# 12.1. What are data structures?#

In this section, we discuss what are data structures.

A data structure is a way to store data of different types using same variable name. For example, we can store a combination of variables of different data types in a data structure.

Let’s model a neuron in the brain. A neuron has a set of input signals, output signals, and the name of the area it exists. We can use a data structure to store all this information.

## 12.1.1. Define a data structure#

### 12.1.1.1. Method 1: Define the data structure and declare the variable separately.#

To model a neuron, we can define the data structure using the keyword struct as follows.

Note that this only defines a data structure, but does not create any variables. No memory is being allocated for that data structure yet, because we did not yet declare any variables of the data type of the data structure struct Neuron.

To declare a variable of struct Neuron type, we can do the following. The variable neuron is of type struct Neuron and is declared in line $$8$$.

1struct Neuron {
2  int neuronNum;
3  double input1, input2;
4  char areaName[20];
5};
6
7int main(void) {
8  struct Neuron neuron;
9  return 0;
10}

### 12.1.1.2. Method 2: Define the data structure and declare a variable in the same statement.#

In the same statement, we can declare a data structure and define a variable. For example, in the following figure we define struct Neuron and declare a variable neuron of type struct Neuron.

How does neuron look like in memory? Let’s look at the following figure.

The variable neuron is of type struct Neuron that contains four members: neuronNum of type int, input1 of type double, input2 of type double, and areaName of type char[].

## 12.1.2. Access members of a data structure#

To access members/fields of a data structure, we can use the dot operator. For example, in the following code we access the members of the data structure struct Neuron using the dot operator.

Code

#include <stdio.h>

struct Neuron { int neuronNum; double input1, input2; char areaName[20]; };
int main(void) { struct Neuron neuron; neuron.neuronNum = 3; printf("neuron.neuronNum = %d\n", neuron.neuronNum); return 0; }

## 12.1.3. Initialize a data structure#

When we declare a data structure variable, we can initialize all its members in the same statement. This is by using the curly brackets as with arrays {}. The order of the members in the curly brackets should be the same as the order of the members in the data structure definition. For example, in the following code we initialize the data structure variable globalNeuron and neuron` in the same statement as we declare them.

#include <stdio.h>

struct Neuron { int neuronNum; double input1, input2; char areaName[20]; } globalNeuron = {1, 9.1, 8.3, "Frontal Lobe"};
int main(void) { struct Neuron neuron = {3, 90, 23, "Frontal Cortex"}; printf("globalNeuron.neuronNum = %d\n", globalNeuron.neuronNum); printf("globalNeuron.input1 = %.2lf\n", globalNeuron.input1); printf("globalNeuron.input2 = %.2lf\n", globalNeuron.input2); printf("globalNeuron.areaName = %s\n\n", globalNeuron.areaName);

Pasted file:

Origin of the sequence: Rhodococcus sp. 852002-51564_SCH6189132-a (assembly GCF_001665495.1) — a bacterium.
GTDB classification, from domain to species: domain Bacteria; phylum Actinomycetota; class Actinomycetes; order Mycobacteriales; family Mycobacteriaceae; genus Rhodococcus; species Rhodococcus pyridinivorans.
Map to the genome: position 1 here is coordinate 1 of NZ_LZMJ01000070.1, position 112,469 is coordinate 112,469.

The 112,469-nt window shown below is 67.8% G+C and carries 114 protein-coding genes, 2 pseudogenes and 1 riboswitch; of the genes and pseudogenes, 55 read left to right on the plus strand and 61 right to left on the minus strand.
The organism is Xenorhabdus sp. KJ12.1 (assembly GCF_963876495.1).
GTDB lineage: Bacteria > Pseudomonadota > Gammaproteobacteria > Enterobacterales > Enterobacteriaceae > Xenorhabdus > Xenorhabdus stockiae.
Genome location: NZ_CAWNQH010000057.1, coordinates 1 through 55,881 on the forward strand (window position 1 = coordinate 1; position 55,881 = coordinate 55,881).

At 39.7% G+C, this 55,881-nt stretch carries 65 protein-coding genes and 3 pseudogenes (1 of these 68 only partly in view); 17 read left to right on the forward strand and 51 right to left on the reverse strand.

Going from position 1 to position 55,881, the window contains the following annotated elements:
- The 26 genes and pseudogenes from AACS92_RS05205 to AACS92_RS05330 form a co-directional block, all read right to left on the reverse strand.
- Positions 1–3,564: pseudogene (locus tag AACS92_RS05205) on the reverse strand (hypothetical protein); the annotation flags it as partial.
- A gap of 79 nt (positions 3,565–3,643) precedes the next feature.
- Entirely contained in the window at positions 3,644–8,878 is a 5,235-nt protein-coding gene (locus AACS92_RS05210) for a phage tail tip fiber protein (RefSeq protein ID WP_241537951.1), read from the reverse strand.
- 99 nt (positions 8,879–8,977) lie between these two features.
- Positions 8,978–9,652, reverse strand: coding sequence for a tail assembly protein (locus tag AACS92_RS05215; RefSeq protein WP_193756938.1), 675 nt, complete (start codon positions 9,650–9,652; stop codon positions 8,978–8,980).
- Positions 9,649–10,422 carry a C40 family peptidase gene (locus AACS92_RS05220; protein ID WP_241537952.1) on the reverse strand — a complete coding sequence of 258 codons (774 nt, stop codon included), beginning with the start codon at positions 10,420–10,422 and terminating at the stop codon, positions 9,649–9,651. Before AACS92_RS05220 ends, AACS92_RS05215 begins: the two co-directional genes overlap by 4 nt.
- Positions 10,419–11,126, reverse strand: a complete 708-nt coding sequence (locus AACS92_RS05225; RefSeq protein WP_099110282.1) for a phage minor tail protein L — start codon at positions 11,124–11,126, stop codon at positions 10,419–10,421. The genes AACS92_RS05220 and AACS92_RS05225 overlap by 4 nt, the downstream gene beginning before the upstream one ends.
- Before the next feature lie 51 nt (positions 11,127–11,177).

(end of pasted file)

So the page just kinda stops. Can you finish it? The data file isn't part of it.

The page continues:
printf("neuron.neuronNum = %d\n", neuron.neuronNum); printf("neuron.input1 = %.2lf\n", neuron.input1); printf("neuron.input2 = %.2lf\n", neuron.input2); printf("neuron.areaName = %s\n\n", neuron.areaName); return 0; }

## 12.1.4. Creating an alias for a data structure#

We can create an alias (another name) for a data structure or any other data type using the keyword typedef. In other words, it helps us to create a new name for an existing data type.

typedef takes in two arguments: the existing data type and the new name of the data type. The syntax would be as follows:

typedef <existing_data_type> <new_data_type_name>;

For example, to change the name of the data type char to byte, we can do the following:

typedef char byte;

Now, we can use byte instead of char in our code. In the following code in lines $$6$$ and $$7$$, we use byte instead of char in our code.

#include <stdio.h>

typedef char byte;
int main(void) { byte oneLetter = 'S'; // also means char oneLetter = 'S'; byte sentence[20] = "Snefru"; // also means char sentence[20] = "Snefru";
printf("oneLetter: %c\n", oneLetter); printf("sentence: %s\n", sentence); return 0; }

typedef is beneficial to redefine the name of the data structure we had, which was struct Neuron to just Neuron. For example, in the following code we create an alias/another name Neuron for the data structure struct Neuron.

#include <stdio.h>

struct Neuron { int neuronNum; double input1, input2; char areaName[20]; };
typedef struct Neuron Neuron;
int main(void) { Neuron neuron; neuron.input1 = 7.9; printf("neuron.input1 = %.2lf\n", neuron.input1); return 0; }

We can define a data structure and create an alias for it in the same statement. For example, in the following code we define the data structure struct Neuron and create an alias Neuron for it in the same statement.

#include <stdio.h>

typedef struct Neuron { int neuronNum; double input1, input2; char areaName[20]; } Neuron;
int main(void) { Neuron neuron; neuron.input1 = 7.9; printf("neuron.input1 = %.2lf\n", neuron.input1); return 0; }

The following figure summarizes the two methods of defining and redefining a data structure. Please note that this does not declare any variable of this data type. Instead, it defines the data structure and creates an alias for it. It is only when we declare a variable of this data type that the data structure is actually created, e.g. Neuron neuron creates a variable of Neuron data type.

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